Tag Archives: Byzantine

The International Gothic – A Break from Tradition

The International Gothic or Late Gothic art period covers the 13th – 14th centuries and came during a time of religious upheaval and political change. The Christian church was witnessing the growth of Protestantism with its new fangled ideas and the establishment of City States. These too had their own, personal, political agendas and particular allegiances. Very much like the world of today.

lorenzetti_street2The growth of the merchant class provided a challenge to the financial muscle of the church and Europe’s royalty.

These nouveau riche still wanted art on a more personal level but art that reflected their view of the world. It wasn’t  burdened by outdated dictate and accurately reflected the people of the times. The church’s ideals on how and what art should depict was being intellectually challenged. People wanted frescoes and paintings that illustrated real life. Therefore there was an increase in naturalistic imagery and the showing of everyday life.

Gothic art

Annunciation of Death of the Virgin_Siena,Museo dell opera del DuomoThe artists during this period spent their time rediscovering the ancient ways of showing nature. Perspective, foliage and realistic depiction were once again on the menu. Here current artists played their part in trying to understand how the Greeks and Romans set about doing this.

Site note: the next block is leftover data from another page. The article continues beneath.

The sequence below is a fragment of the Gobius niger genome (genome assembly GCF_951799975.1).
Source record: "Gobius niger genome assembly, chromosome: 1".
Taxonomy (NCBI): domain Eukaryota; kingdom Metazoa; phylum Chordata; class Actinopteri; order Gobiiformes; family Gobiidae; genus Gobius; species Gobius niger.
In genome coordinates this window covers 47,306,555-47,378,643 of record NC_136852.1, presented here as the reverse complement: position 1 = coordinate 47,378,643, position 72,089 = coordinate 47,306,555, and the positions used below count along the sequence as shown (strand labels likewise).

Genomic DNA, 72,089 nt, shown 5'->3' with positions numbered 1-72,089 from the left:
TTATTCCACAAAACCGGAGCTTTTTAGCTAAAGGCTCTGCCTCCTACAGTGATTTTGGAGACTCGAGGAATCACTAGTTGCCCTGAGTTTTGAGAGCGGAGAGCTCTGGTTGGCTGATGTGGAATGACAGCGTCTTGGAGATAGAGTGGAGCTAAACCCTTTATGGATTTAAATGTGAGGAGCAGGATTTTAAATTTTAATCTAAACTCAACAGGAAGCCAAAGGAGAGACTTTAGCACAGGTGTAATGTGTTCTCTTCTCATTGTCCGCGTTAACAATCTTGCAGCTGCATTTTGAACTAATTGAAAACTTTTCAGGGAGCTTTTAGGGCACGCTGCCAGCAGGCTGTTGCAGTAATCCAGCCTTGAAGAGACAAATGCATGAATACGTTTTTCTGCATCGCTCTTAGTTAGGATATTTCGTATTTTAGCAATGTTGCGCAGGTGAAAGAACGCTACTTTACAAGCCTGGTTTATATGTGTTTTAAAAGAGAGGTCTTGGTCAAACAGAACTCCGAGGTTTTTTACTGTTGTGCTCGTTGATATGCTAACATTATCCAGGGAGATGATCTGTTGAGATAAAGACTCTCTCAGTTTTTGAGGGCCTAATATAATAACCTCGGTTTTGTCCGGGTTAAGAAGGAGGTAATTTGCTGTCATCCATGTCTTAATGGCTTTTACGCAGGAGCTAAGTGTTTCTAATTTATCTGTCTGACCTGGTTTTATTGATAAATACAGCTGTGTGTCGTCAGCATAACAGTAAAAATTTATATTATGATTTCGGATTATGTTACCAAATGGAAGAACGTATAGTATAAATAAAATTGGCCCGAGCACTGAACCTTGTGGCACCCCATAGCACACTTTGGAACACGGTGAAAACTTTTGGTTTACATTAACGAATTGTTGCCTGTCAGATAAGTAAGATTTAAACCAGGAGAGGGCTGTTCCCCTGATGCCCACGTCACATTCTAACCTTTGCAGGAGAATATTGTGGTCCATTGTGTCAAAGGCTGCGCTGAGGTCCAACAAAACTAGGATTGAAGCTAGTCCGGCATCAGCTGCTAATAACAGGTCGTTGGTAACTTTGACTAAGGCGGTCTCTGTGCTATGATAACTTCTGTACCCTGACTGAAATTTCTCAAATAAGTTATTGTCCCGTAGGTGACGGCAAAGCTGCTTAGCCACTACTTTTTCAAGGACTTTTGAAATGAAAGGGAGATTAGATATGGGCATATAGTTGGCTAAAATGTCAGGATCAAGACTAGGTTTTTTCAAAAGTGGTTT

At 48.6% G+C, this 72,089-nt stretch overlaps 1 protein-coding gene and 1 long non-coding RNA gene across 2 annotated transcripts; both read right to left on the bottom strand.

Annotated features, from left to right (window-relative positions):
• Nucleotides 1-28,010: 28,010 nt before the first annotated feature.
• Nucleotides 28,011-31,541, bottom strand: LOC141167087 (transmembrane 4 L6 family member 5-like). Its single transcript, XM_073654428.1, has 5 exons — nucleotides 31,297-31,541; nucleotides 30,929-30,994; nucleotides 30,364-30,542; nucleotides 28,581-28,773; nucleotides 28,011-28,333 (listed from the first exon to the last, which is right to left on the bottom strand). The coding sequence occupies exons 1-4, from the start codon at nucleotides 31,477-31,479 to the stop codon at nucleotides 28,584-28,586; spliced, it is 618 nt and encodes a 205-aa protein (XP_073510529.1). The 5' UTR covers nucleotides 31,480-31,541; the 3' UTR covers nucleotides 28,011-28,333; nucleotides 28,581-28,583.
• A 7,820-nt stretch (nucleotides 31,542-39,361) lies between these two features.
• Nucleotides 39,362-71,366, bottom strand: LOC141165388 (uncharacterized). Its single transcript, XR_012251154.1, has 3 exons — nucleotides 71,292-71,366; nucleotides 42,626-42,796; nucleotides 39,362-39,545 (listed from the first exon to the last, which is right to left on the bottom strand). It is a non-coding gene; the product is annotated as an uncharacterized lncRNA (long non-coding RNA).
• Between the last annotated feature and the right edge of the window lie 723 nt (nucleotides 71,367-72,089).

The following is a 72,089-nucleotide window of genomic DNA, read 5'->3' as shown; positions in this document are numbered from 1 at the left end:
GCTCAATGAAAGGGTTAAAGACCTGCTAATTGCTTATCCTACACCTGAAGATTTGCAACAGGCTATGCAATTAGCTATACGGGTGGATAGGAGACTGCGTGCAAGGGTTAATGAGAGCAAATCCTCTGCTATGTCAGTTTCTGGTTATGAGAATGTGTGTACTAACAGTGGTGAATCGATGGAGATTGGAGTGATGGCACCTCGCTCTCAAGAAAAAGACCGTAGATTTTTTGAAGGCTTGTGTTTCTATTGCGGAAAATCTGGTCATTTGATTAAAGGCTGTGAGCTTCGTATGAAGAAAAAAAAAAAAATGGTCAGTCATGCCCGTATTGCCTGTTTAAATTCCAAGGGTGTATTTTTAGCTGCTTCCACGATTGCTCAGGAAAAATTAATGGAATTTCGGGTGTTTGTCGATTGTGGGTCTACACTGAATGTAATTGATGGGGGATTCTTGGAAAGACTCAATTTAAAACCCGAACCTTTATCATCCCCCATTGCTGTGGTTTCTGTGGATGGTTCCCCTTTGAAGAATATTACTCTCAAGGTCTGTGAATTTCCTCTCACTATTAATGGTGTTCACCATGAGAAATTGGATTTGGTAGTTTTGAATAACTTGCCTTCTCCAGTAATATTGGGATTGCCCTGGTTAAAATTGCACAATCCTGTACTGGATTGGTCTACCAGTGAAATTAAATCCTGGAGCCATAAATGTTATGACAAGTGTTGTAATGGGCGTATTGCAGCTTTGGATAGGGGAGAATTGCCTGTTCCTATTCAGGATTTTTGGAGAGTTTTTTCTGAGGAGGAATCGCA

Suddenly it was possible to paint trees, water, buildings and furniture. Painters could populate their worlds with people and animals, fields and hills. But how?  It is interesting to see the artists development of perspective. Each creating strange views with multiple vanishing points, rooms with weird angles and impossible furniture scattered throughout the pictures.

Social painting

©Photo. R.M.N. / R.-G. OjŽdaThese strange, other worlds, with their experiments at three dimensions provide a unique viewpoint into life during the Late Medieval period. They show the lives of the ordinary people in the fields alongside royalty.

You can see palaces, castles and cathedrals but also simple houses, barns and sheds. As much as you can see wars and battles there are farmers sowing crops and peasants tending sheep.

Artistic licence 

Giotto di Bondone, Simone Martini, the Lorenzetti brothers in Italy and  Conrad von Soest in Germany and the Limbourg brothers from France all played their part in developing the distinctive style of the International Gothic.

This break with the traditions of the Byzantine paved the way for what would become the greatest advances in art with the arrival of the Renaissance. The steps started by the International Gothic would flourish during the next period and set new standards in artistic representation.  However, I still find the exploration of the 13th and 14th centuries some of the most compelling works on view.

 

Painting the Medieval Landscape

Late Byzantine

Late Byzantine Fresco

Up until the 14th century there was little, if any, representation of the countryside and its buildings in frescoes. Vegetation and architectural features were just used to decorate the borders of the religious panels.